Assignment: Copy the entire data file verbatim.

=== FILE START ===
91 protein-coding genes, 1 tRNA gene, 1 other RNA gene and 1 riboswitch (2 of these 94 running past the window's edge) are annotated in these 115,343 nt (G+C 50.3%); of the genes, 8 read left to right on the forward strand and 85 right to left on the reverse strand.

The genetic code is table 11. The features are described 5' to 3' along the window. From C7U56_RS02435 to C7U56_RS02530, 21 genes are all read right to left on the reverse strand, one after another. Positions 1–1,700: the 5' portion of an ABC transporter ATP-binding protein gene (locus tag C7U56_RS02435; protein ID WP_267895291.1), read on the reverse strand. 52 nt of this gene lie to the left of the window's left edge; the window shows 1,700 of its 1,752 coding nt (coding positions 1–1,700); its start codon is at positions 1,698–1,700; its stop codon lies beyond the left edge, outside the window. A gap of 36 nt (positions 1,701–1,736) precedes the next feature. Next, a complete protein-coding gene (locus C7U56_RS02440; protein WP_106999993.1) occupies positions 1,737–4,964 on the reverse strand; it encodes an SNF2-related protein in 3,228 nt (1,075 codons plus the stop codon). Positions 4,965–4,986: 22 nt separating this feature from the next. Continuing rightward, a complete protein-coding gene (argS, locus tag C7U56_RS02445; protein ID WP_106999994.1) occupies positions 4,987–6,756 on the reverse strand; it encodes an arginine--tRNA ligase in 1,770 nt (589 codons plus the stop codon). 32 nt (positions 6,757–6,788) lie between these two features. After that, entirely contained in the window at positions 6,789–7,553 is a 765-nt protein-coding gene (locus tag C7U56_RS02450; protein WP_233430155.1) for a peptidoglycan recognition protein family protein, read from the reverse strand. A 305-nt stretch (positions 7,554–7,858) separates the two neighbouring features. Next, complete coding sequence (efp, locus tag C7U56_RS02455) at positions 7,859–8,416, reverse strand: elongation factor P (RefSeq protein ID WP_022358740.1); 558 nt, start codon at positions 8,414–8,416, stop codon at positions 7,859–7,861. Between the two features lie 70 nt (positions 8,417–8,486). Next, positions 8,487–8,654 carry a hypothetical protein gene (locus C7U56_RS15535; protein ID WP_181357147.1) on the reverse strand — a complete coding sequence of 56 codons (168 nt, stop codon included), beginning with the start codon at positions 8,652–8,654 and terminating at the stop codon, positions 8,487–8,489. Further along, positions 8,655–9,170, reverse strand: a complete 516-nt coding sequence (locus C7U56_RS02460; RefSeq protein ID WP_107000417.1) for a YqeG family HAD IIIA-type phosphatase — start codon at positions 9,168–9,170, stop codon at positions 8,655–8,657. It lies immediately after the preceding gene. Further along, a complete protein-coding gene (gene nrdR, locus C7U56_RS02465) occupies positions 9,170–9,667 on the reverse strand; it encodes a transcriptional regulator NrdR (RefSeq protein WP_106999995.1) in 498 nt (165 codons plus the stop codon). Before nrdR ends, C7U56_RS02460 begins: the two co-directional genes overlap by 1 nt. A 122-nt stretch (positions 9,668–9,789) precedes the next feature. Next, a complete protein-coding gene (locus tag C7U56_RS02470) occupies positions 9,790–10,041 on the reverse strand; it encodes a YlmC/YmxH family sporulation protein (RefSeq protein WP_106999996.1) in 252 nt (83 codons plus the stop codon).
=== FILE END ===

91 protein-coding genes, 1 tRNA gene, 1 other RNA gene and 1 riboswitch (2 of these 94 running past the window's edge) are annotated in these 115,343 nt (G+C 50.3%); of the genes, 8 read left to right on the forward strand and 85 right to left on the reverse strand.

The genetic code is table 11. The features are described 5' to 3' along the window. From C7U56_RS02435 to C7U56_RS02530, 21 genes are all read right to left on the reverse strand, one after another. Positions 1–1,700: the 5' portion of an ABC transporter ATP-binding protein gene (locus tag C7U56_RS02435; protein ID WP_267895291.1), read on the reverse strand. 52 nt of this gene lie to the left of the window's left edge; the window shows 1,700 of its 1,752 coding nt (coding positions 1–1,700); its start codon is at positions 1,698–1,700; its stop codon lies beyond the left edge, outside the window. A gap of 36 nt (positions 1,701–1,736) precedes the next feature. Next, a complete protein-coding gene (locus C7U56_RS02440; protein WP_106999993.1) occupies positions 1,737–4,964 on the reverse strand; it encodes an SNF2-related protein in 3,228 nt (1,075 codons plus the stop codon). Positions 4,965–4,986: 22 nt separating this feature from the next. Continuing rightward, a complete protein-coding gene (argS, locus tag C7U56_RS02445; protein ID WP_106999994.1) occupies positions 4,987–6,756 on the reverse strand; it encodes an arginine--tRNA ligase in 1,770 nt (589 codons plus the stop codon). 32 nt (positions 6,757–6,788) lie between these two features. After that, entirely contained in the window at positions 6,789–7,553 is a 765-nt protein-coding gene (locus tag C7U56_RS02450; protein WP_233430155.1) for a peptidoglycan recognition protein family protein, read from the reverse strand. A 305-nt stretch (positions 7,554–7,858) separates the two neighbouring features. Next, complete coding sequence (efp, locus tag C7U56_RS02455) at positions 7,859–8,416, reverse strand: elongation factor P (RefSeq protein ID WP_022358740.1); 558 nt, start codon at positions 8,414–8,416, stop codon at positions 7,859–7,861. Between the two features lie 70 nt (positions 8,417–8,486). Next, positions 8,487–8,654 carry a hypothetical protein gene (locus C7U56_RS15535; protein ID WP_181357147.1) on the reverse strand — a complete coding sequence of 56 codons (168 nt, stop codon included), beginning with the start codon at positions 8,652–8,654 and terminating at the stop codon, positions 8,487–8,489. Further along, positions 8,655–9,170, reverse strand: a complete 516-nt coding sequence (locus C7U56_RS02460; RefSeq protein ID WP_107000417.1) for a YqeG family HAD IIIA-type phosphatase — start codon at positions 9,168–9,170, stop codon at positions 8,655–8,657. It lies immediately after the preceding gene. Further along, a complete protein-coding gene (gene nrdR, locus C7U56_RS02465) occupies positions 9,170–9,667 on the reverse strand; it encodes a transcriptional regulator NrdR (RefSeq protein WP_106999995.1) in 498 nt (165 codons plus the stop codon). Before nrdR ends, C7U56_RS02460 begins: the two co-directional genes overlap by 1 nt. A 122-nt stretch (positions 9,668–9,789) precedes the next feature. Next, a complete protein-coding gene (locus tag C7U56_RS02470) occupies positions 9,790–10,041 on the reverse strand; it encodes a YlmC/YmxH family sporulation protein (RefSeq protein WP_106999996.1) in 252 nt (83 codons plus the stop codon).